Lucretia Mott's Heresy: Abolition and Women's Rights in Nineteenth-Century America

By Carol Faulkner | Go to book overview

CHAPTER 6
Abroad

THE WORLD’S ANTI-SLAVERY CONVENTION of 1840 transformed history, further dividing the abolitionist movement and connecting Lucretia with a young Elizabeth Cady Stanton. Yet Mott’s very public trip to London as the “leader of the delegate women from America” was shaped in part by private concerns over money problems and poor health.1 In September 1838, antislavery lecturer Charles C. Burleigh reported to his friend Miller McKim that the Penn Factory “was burned to the ground, & in it, part of the machinery, a considerable quantity of wool, & some manufactured goods.” James Mott owned one quarter of the business, and Burleigh estimated his losses at $20,000, about $500,000 today. James was despondent. The family (with Charles as a regular guest) feared that they might lose their home at 136 North Ninth Street, which would have forced them to move in with their daughter Anna, her husband Edward Hopper, and their baby, Lucretia. Now forty-five years old, Mott proudly described her first granddaughter, known as “Lue,” as “forward and smart.” In May 1838, Maria and Edward Davis also had their first child, Anna (Mott’s biographer Anna Davis Hallowell). Mott was moving into a new stage of life.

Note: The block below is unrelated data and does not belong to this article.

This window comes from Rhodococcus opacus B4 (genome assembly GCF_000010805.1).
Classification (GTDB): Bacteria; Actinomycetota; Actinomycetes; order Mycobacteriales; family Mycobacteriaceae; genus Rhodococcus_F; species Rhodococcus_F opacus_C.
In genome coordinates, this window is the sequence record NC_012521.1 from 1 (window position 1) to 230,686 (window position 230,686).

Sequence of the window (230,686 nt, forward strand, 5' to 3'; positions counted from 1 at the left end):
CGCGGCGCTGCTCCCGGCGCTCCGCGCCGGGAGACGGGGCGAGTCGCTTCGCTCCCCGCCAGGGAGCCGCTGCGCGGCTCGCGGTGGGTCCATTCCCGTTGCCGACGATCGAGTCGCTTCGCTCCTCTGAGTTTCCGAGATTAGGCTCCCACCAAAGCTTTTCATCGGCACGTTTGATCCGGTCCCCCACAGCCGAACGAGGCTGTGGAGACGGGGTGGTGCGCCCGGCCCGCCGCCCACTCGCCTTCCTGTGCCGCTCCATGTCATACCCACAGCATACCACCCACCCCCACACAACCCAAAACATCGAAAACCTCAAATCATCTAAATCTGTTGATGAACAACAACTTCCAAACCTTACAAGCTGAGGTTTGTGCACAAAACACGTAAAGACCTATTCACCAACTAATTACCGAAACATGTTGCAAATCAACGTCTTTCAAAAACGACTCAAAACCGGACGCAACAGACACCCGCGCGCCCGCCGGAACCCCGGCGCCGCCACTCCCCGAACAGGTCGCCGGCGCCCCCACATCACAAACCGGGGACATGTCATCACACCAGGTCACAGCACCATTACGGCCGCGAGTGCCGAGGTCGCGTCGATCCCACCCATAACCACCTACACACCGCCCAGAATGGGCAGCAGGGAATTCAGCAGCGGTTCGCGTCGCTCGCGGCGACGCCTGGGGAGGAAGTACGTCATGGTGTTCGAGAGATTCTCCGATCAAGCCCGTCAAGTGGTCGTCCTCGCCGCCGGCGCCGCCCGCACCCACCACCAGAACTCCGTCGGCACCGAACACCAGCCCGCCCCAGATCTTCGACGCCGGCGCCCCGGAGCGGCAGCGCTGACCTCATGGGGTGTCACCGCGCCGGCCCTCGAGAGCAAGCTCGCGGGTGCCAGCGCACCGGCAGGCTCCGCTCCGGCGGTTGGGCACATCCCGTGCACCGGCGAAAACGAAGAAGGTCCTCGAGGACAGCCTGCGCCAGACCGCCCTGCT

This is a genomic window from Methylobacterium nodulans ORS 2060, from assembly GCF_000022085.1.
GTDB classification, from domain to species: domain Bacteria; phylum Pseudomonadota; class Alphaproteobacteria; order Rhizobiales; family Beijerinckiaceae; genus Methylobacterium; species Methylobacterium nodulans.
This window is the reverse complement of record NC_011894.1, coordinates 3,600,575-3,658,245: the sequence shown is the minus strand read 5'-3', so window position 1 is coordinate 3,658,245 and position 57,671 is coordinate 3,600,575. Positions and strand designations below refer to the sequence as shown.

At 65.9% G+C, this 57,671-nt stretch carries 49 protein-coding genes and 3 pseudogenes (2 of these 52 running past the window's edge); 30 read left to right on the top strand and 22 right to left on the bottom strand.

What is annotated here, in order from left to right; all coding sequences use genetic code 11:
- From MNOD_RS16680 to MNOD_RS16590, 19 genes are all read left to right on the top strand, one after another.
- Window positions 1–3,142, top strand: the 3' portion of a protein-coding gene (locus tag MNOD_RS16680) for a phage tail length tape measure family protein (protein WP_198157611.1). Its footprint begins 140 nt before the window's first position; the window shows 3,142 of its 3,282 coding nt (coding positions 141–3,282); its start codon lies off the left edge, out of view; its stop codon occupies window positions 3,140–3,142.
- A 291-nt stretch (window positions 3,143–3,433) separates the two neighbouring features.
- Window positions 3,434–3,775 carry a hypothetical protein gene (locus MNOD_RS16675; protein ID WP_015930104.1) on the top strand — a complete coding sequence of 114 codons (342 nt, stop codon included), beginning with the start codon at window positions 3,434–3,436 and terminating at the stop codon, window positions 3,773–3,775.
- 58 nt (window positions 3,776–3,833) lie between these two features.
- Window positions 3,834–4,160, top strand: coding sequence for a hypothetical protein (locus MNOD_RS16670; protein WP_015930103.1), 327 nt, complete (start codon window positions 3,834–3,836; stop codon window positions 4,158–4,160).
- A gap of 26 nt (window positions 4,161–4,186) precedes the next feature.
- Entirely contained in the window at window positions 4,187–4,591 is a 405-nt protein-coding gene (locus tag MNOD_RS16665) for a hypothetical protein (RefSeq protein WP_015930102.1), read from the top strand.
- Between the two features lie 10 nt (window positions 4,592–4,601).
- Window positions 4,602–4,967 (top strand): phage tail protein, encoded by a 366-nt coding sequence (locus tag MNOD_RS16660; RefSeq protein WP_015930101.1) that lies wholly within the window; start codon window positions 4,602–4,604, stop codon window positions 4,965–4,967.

Though their two oldest daughters were established and secure in their own households, James and Lucretia still faced an uncertain financial future. The country had just emerged from the speculative crisis known as the Panic of 1837. Indeed, the economy would not fully recover from the resulting depression for another four years. James Mott owed money, Burleigh reported, and had no means to pay his debts since the fire. Nevertheless, Burleigh ended the letter on a positive note: “But I can hardly believe that he—known as he is

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Lucretia Mott's Heresy: Abolition and Women's Rights in Nineteenth-Century America
Table of contents

Table of contents

  • Title Page iii
  • Contents vii
  • Introduction- Heretic and Saint 1
  • Chapter 1- Nantucket 8
  • Chapter 2- Nine Partners 25
  • Chapter 3- Schism 41
  • Chapter 4- Immediate Abolition 60
  • Chapter 5- Pennsylvania Hall 75
  • Chapter 6- Abroad 87
  • Chapter 7- Crisis 109
  • Chapter 8- The Year 1848 127
  • Chapter 9- Conventions 148
  • Chapter 10- Fugitives 161
  • Chapter 11- Civil War 176
  • Chapter 12- Peace 197
  • Epilogue 213
  • Notes 219
  • Index 265
  • Acknowledgments 289
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